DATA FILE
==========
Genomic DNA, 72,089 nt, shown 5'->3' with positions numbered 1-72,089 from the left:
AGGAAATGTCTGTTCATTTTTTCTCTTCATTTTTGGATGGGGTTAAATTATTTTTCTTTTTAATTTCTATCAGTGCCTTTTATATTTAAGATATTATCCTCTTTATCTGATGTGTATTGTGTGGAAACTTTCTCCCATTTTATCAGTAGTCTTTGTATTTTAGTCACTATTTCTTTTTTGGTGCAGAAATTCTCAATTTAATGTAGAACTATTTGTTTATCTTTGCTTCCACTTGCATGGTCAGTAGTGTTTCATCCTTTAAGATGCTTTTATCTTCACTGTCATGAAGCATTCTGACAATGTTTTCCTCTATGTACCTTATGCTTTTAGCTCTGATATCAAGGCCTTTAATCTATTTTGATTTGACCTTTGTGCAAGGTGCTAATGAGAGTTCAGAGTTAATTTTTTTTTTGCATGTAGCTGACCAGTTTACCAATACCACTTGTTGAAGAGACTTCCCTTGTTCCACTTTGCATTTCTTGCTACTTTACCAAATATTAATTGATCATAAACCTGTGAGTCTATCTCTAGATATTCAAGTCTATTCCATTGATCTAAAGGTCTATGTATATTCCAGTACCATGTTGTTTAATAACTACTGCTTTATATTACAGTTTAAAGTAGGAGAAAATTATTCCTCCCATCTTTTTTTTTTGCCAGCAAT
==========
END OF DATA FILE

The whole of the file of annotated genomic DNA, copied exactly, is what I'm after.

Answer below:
Genomic DNA, 72,089 nt, shown 5'->3' with positions numbered 1-72,089 from the left:
AGGAAATGTCTGTTCATTTTTTCTCTTCATTTTTGGATGGGGTTAAATTATTTTTCTTTTTAATTTCTATCAGTGCCTTTTATATTTAAGATATTATCCTCTTTATCTGATGTGTATTGTGTGGAAACTTTCTCCCATTTTATCAGTAGTCTTTGTATTTTAGTCACTATTTCTTTTTTGGTGCAGAAATTCTCAATTTAATGTAGAACTATTTGTTTATCTTTGCTTCCACTTGCATGGTCAGTAGTGTTTCATCCTTTAAGATGCTTTTATCTTCACTGTCATGAAGCATTCTGACAATGTTTTCCTCTATGTACCTTATGCTTTTAGCTCTGATATCAAGGCCTTTAATCTATTTTGATTTGACCTTTGTGCAAGGTGCTAATGAGAGTTCAGAGTTAATTTTTTTTTTGCATGTAGCTGACCAGTTTACCAATACCACTTGTTGAAGAGACTTCCCTTGTTCCACTTTGCATTTCTTGCTACTTTACCAAATATTAATTGATCATAAACCTGTGAGTCTATCTCTAGATATTCAAGTCTATTCCATTGATCTAAAGGTCTATGTATATTCCAGTACCATGTTGTTTAATAACTACTGCTTTATATTACAGTTTAAAGTAGGAGAAAATTATTCCTCCCATCTTTTTTTTTTGCCAGCAAT